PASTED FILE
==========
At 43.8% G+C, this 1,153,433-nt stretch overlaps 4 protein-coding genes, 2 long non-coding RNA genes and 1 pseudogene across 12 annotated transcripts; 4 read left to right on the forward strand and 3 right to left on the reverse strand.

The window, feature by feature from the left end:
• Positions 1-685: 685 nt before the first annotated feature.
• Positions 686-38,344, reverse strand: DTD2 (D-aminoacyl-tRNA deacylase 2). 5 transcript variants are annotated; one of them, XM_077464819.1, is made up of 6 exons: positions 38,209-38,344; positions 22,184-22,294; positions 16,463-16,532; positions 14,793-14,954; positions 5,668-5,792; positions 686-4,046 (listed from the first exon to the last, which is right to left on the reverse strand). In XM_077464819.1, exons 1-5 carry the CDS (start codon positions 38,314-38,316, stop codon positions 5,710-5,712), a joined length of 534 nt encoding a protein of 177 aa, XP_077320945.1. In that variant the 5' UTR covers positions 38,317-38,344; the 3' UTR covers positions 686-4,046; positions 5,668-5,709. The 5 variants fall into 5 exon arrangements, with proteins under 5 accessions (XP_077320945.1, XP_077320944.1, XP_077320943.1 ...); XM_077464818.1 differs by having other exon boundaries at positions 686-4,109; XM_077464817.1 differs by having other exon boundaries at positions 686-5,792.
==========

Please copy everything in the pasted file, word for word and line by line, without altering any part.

At 43.8% G+C, this 1,153,433-nt stretch overlaps 4 protein-coding genes, 2 long non-coding RNA genes and 1 pseudogene across 12 annotated transcripts; 4 read left to right on the forward strand and 3 right to left on the reverse strand.

The window, feature by feature from the left end:
• Positions 1-685: 685 nt before the first annotated feature.
• Positions 686-38,344, reverse strand: DTD2 (D-aminoacyl-tRNA deacylase 2). 5 transcript variants are annotated; one of them, XM_077464819.1, is made up of 6 exons: positions 38,209-38,344; positions 22,184-22,294; positions 16,463-16,532; positions 14,793-14,954; positions 5,668-5,792; positions 686-4,046 (listed from the first exon to the last, which is right to left on the reverse strand). In XM_077464819.1, exons 1-5 carry the CDS (start codon positions 38,314-38,316, stop codon positions 5,710-5,712), a joined length of 534 nt encoding a protein of 177 aa, XP_077320945.1. In that variant the 5' UTR covers positions 38,317-38,344; the 3' UTR covers positions 686-4,046; positions 5,668-5,709. The 5 variants fall into 5 exon arrangements, with proteins under 5 accessions (XP_077320945.1, XP_077320944.1, XP_077320943.1 ...); XM_077464818.1 differs by having other exon boundaries at positions 686-4,109; XM_077464817.1 differs by having other exon boundaries at positions 686-5,792.